Barack and Michelle Obama Just Revealed Their Powerful, Personal Experiences With Racism
"He was wearing a tuxedo at a black-tie dinner, and somebody asked him to get coffee."
President Barack Obama and first lady Michelle have opened up about their personal experiences with racism and prejudice in a candid interview with People, on newsstands Friday, joining a national conversation about race in America following the failure of two separate grand juries to indict white police officers responsible for the deaths of two unarmed black men.
"There's no black male my age, who's a professional, who hasn't come out of a restaurant and is waiting for their car and somebody didn't hand them their car keys," said Obama, who confirmed that this very indignity has happened to him.
Even the White House isn't perfect: The first couple admits that six years in the White House has shielded them from much — although obviously not all — of the everyday prejudices they once experienced. Before that, however, "Barack Obama was a black man that lived on the south side of Chicago, who had his share of troubles catching cabs," the first lady said.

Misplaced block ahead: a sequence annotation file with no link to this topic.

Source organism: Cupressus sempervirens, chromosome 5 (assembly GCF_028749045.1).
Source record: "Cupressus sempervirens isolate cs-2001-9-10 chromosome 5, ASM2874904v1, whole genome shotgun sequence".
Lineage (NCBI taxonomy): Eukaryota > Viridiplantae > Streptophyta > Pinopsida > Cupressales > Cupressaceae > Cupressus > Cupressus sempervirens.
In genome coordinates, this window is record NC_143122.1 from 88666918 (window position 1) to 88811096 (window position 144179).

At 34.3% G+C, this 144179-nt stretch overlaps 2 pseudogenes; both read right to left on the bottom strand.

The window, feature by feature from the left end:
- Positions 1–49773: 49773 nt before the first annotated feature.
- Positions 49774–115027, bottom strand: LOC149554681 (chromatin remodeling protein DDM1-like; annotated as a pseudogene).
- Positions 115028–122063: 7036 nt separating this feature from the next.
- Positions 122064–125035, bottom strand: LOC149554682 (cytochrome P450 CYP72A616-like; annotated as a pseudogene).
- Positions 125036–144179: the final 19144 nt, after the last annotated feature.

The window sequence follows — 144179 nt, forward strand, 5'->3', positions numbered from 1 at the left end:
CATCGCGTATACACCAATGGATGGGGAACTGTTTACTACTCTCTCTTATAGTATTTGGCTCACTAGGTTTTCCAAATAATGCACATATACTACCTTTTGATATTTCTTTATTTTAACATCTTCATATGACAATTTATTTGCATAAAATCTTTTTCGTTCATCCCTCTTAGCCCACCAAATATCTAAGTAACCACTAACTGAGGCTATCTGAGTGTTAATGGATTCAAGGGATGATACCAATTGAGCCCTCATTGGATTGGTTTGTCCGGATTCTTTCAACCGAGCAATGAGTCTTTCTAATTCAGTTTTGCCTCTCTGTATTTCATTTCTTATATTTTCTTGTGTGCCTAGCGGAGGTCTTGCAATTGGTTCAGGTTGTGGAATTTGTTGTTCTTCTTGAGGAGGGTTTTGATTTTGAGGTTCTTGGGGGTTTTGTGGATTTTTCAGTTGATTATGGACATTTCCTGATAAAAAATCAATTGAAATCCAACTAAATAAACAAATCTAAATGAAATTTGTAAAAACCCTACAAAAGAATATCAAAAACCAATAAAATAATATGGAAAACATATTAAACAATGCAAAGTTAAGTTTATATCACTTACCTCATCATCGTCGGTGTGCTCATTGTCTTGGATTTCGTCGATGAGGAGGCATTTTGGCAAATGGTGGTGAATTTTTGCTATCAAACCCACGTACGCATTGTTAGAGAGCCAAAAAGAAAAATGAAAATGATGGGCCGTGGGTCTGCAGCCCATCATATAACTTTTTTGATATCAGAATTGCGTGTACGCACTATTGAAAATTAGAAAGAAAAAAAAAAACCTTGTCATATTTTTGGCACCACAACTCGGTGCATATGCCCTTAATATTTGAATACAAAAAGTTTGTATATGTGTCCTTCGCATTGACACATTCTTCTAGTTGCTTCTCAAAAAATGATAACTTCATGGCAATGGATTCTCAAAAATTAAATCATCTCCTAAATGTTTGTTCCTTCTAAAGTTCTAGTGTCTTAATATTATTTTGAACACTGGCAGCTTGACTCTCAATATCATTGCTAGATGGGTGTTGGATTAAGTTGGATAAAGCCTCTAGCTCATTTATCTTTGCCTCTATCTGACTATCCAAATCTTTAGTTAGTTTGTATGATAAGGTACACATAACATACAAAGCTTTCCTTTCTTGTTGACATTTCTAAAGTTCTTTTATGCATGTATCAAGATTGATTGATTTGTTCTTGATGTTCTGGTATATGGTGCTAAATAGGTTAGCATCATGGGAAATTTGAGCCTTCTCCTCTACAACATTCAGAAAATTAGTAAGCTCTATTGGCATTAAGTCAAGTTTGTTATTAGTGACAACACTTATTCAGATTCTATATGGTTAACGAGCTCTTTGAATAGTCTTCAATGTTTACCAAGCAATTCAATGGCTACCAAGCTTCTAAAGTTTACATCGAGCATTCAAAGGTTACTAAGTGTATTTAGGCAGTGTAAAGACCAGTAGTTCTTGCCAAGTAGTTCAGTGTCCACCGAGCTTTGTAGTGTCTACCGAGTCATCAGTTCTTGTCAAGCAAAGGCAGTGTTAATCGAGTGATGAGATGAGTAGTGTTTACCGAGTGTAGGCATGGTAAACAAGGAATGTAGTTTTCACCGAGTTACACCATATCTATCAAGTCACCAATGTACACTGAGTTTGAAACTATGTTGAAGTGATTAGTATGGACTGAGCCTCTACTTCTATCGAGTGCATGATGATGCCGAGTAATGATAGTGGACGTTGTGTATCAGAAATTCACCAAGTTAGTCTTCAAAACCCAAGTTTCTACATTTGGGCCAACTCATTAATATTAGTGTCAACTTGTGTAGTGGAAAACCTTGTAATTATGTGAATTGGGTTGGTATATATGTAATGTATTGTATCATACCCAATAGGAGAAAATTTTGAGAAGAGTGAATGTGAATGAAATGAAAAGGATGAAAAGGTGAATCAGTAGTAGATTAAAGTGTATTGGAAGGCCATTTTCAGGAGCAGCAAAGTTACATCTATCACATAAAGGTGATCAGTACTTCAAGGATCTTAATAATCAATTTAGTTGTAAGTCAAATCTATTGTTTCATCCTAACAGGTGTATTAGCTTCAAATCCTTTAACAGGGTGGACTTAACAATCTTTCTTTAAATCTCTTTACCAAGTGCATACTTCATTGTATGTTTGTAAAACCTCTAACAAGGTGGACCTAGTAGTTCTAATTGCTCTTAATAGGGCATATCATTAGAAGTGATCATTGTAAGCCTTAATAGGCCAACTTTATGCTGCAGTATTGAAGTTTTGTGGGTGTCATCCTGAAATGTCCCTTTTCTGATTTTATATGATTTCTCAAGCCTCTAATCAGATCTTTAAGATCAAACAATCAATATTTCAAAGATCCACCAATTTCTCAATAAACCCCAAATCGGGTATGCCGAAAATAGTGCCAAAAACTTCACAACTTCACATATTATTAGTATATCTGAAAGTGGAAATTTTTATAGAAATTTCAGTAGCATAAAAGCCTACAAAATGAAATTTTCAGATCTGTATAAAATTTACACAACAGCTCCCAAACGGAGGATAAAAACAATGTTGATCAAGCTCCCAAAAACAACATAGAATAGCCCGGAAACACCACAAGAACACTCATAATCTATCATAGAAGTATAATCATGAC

But not even the benefits of two Ivy League degrees and being married to the most powerful man on earth have always protected Michelle Obama from being treated like the help. She tells a story about her much talked about visit to Target as first lady:
"I tell this story — I mean, even as the first lady — during that wonderfully publicized trip I took to Target, not highly disguised, the only person who came up to me in the store was a woman who asked me to help her take something off a shelf. Because she didn't see me as the first lady, she saw me as someone who could help her. Those kinds of things happen in life. So it isn't anything new."
They admit that they're still blessed: The Obamas tell People they're grateful that most of these slights have been merely insulting, rather than dangerous. "The small irritations or indignities that we experience are nothing compared to what a previous generation experienced," the president said.
"It's one thing for me to be mistaken for a waiter at a gala. It's another thing for my son to be mistaken for a robber and to be handcuffed, or worse, if he happens to be walking down the street and is dressed the way teenagers dress," he continues, echoing a now iconic previous speech following the verdict in the death of Trayvon Martin stating that the dead teenager "could have been me 35 years ago."
These personal anecdotes from the world's most visible black couple will go a long way in showing the entrenched nature of prejudice in America. Hopefully, stories like theirs will encourage Americans to address racism in all its forms.